We begin in the middle of a phone call with Lulu Miller, who tells us the story of a couple with a seemingly unsolvable problem. It's the 1970s, and Richard and Tucker are very much in love. They'd like to get married, but it's against the law. And that would have been the end of the story...except that Richard, worried about Tucker and frustrated that he couldn't legally provide for him, came up with a very unusual (but totally legal) solution.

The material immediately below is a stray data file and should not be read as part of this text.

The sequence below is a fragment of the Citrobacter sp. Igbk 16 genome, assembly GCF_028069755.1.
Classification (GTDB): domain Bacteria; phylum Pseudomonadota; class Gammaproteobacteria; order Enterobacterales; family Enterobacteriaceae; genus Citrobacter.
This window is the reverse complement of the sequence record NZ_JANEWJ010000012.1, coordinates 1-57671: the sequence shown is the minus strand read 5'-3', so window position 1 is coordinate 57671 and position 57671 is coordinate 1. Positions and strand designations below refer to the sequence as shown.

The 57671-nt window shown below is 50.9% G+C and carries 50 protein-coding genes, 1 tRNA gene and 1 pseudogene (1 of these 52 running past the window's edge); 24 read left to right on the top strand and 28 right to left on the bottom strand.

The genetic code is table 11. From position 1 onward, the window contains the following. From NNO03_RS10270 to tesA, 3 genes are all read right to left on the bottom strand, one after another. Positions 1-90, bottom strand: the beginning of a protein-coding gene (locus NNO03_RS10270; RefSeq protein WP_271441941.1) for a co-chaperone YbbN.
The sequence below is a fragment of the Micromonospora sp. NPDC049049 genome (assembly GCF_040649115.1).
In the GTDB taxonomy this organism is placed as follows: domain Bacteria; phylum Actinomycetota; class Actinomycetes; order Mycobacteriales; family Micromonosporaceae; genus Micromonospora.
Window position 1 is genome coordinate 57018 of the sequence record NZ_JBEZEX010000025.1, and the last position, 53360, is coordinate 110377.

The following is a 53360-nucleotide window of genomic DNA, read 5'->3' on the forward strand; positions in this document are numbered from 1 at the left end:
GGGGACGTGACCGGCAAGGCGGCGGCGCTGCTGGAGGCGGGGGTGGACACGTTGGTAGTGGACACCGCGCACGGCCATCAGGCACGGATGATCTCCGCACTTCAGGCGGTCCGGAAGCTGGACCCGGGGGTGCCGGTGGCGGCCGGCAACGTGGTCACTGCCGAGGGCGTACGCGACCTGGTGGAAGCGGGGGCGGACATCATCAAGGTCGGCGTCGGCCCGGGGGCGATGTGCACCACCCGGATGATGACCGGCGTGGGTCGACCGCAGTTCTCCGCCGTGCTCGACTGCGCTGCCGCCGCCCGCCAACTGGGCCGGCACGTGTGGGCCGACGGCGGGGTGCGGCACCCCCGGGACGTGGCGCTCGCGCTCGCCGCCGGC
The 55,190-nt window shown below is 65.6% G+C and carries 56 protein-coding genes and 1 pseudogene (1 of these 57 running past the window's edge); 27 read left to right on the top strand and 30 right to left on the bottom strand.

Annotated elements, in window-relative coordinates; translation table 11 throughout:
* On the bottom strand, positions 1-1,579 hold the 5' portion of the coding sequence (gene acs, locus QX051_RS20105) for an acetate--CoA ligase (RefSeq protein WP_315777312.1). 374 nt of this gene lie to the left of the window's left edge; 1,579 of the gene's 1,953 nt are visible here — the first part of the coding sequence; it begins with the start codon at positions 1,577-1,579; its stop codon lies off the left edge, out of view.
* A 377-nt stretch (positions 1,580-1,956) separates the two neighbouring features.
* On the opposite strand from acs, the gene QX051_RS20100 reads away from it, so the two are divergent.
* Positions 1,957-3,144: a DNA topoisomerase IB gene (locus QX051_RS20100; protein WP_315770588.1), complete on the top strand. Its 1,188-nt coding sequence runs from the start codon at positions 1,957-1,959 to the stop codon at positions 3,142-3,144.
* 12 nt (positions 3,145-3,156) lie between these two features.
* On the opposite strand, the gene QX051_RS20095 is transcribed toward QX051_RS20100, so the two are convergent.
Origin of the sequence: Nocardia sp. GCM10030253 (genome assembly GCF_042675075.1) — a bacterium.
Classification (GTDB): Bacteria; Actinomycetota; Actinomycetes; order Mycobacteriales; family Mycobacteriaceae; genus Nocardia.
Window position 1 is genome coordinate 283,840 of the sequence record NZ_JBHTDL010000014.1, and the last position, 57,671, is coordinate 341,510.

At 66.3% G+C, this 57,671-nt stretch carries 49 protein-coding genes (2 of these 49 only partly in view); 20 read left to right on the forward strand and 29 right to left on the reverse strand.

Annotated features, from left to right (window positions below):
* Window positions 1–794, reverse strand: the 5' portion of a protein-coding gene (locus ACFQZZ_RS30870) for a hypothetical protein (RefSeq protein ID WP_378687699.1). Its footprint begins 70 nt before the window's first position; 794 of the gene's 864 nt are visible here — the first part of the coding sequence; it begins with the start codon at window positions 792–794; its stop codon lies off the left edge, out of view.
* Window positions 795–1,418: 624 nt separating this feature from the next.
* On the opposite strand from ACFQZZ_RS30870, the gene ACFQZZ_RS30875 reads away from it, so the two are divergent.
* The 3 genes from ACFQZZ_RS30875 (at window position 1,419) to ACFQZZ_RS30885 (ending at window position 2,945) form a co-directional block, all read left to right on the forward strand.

Lulu says these moments, where one little switch can reframe reality, are a kind of duct tape for the ethereal sadness. It's a form of hope, where an imperfect workaround opens up a door and makes life a little bit better.
And that brings us to a man named Jim Eggers, who suffers from a problem that not only puts his life at risk--it jeopardizes the safety of everybody around him. Producer Pat Walters explains how Jim found a way to manage his anger with the help of a bird named Sadie. African Grey Parrot expert Irene Pepperberg helps us understand how this could work, and shares some insights from her work with a parrot named Alex.